Our group distinguishes two kinds of self-timed components that we call Links and Joints. Links form the edges of a directed graph and joints form its nodes. Links don’t compute; they only store and transport data values between joints. Joints don’t store data; they only use data values from their input links to compute new values for their output links. All known circuit families for self-timed systems fit our Link – Joint model.
This talk reports a fully-testable, working, chip experiment to show how our Link – Joint model for self-timed systems simplifies understanding, design, and test. Our Link – Joint model replaces evolving global state by a mental model of data elements moving through a sequence of steps distributed in space. Our Link – Joint model focuses attention on data transport, the most costly part of modern computing equipment.
Lecture: The Shifting Method
- 12:15 - 13:00
The shifting method is a counting technique. To understand it we are going to illustrate the method with three examples.
1) Arithmetic progressions of length 3.
2) Ramsey-‐type problem in additive combinatorics.
3) Giving a tight bound for the size of a set S ⊂ [1, N] having the property that for every x, y ∈ S, x +y ≠ Z².
Part of the work is a joint work with S. Herdade and A. Khalfalah.
No prior knowledge is assumed.
Lecture: Science versus Philosophy
- 09:00 - 09:45
Philosophy may be very harmful to science by making claims that have no empirical support, no support in the constitution of the world as it may be observed.
A prominent example of philosophical confusions concerns human knowing.
Immanuel Kant in his philosophical treatise Critique of pure reason from 1781, in its
very first paragraph of the Introduction says that
…the faculty of knowledge should be awakened … by means of… objects which
affect our senses, and partly of themselves produce representations …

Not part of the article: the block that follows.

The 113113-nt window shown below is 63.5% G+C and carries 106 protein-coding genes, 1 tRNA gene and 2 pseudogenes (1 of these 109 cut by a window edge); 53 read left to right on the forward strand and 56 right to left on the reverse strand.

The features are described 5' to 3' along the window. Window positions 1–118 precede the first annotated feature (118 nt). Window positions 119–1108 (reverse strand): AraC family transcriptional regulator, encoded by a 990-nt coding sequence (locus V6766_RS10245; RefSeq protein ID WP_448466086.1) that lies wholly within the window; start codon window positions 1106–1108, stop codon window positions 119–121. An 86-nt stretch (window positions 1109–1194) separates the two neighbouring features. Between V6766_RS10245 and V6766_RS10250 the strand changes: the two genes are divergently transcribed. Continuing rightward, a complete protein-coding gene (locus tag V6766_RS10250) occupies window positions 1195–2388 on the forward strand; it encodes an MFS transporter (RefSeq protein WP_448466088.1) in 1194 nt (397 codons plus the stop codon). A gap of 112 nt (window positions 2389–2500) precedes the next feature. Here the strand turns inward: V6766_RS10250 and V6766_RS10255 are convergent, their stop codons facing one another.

This talk of knowledge producing representations has been repeated in psychology ever since Kant’s time. Thus nowadays the representations of knowledge are supposed to be held in what is called memory. And so in Encyclopedia of the Neurological Sciences (2003) we find articles on Memory, Autobiographical by E. Svoboda and B. Levine, Memory, Episodic by J. H. Kramer, Memory, Explicit/Implicit by B. J. Cherry, Memory, Overview by J. H. Kramer, Memory, Semantic by E. K. Warrington, Memory, Spatial by L. F. Jacobs, Memory, Working by J. A. Waltz. However, what is said in these many articles is merely confusion. There is no clarity in what is supposedly held in what is called memory and how this relates to the experience of the person.
Meanwhile, already in 1890, William James in his Principles of Psychology stated a very different understanding of knowledge. James explains knowledge as a relation between minds and other things in the world. In this there is nothing that might be held in a memory container, no representations of knowledge.
James further writes:
There are two kinds of knowledge broadly and practically distinguishable: we may call them respectively knowledge of acquaintance and knowledge-about. Most languages express the distinction; thus gnvnai, eidenai; noscere, scire; kennen, wissen; connaître, savoir. I am acquainted with many people and things, which I know very little about, except their presence in the places where I have met them. I know the color blue when I see it, and the flavor of a pear when I taste it; I know an inch when I move my finger through it; a second of time, when I feel it pass; an effort of attention when I notice it; but about the inner nature of these facts or what makes them what they are, I can say nothing at all.